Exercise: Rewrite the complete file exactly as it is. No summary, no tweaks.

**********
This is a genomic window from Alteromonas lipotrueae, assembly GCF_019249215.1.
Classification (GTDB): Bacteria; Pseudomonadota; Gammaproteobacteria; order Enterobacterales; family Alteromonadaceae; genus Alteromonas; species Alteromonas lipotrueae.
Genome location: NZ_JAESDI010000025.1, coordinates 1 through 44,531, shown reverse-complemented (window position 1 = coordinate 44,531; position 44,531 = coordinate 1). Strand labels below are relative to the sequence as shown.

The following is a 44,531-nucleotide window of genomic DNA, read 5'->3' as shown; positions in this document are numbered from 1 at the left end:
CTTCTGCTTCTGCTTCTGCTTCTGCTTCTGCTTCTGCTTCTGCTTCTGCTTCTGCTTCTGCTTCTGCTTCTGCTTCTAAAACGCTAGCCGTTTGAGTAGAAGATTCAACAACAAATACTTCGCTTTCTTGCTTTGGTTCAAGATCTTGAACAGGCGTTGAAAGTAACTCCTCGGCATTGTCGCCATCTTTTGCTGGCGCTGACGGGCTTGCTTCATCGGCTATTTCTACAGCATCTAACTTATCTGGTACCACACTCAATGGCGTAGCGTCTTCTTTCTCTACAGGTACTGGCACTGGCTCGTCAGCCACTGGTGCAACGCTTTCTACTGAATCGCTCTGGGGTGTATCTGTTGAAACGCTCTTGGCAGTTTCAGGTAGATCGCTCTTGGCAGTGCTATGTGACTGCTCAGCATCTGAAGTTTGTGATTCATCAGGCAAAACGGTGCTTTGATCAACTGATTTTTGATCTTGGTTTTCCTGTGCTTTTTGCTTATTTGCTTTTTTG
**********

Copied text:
This is a genomic window from Alteromonas lipotrueae, assembly GCF_019249215.1.
Classification (GTDB): Bacteria; Pseudomonadota; Gammaproteobacteria; order Enterobacterales; family Alteromonadaceae; genus Alteromonas; species Alteromonas lipotrueae.
Genome location: NZ_JAESDI010000025.1, coordinates 1 through 44,531, shown reverse-complemented (window position 1 = coordinate 44,531; position 44,531 = coordinate 1). Strand labels below are relative to the sequence as shown.

The following is a 44,531-nucleotide window of genomic DNA, read 5'->3' as shown; positions in this document are numbered from 1 at the left end:
CTTCTGCTTCTGCTTCTGCTTCTGCTTCTGCTTCTGCTTCTGCTTCTGCTTCTGCTTCTGCTTCTGCTTCTGCTTCTAAAACGCTAGCCGTTTGAGTAGAAGATTCAACAACAAATACTTCGCTTTCTTGCTTTGGTTCAAGATCTTGAACAGGCGTTGAAAGTAACTCCTCGGCATTGTCGCCATCTTTTGCTGGCGCTGACGGGCTTGCTTCATCGGCTATTTCTACAGCATCTAACTTATCTGGTACCACACTCAATGGCGTAGCGTCTTCTTTCTCTACAGGTACTGGCACTGGCTCGTCAGCCACTGGTGCAACGCTTTCTACTGAATCGCTCTGGGGTGTATCTGTTGAAACGCTCTTGGCAGTTTCAGGTAGATCGCTCTTGGCAGTGCTATGTGACTGCTCAGCATCTGAAGTTTGTGATTCATCAGGCAAAACGGTGCTTTGATCAACTGATTTTTGATCTTGGTTTTCCTGTGCTTTTTGCTTATTTGCTTTTTTG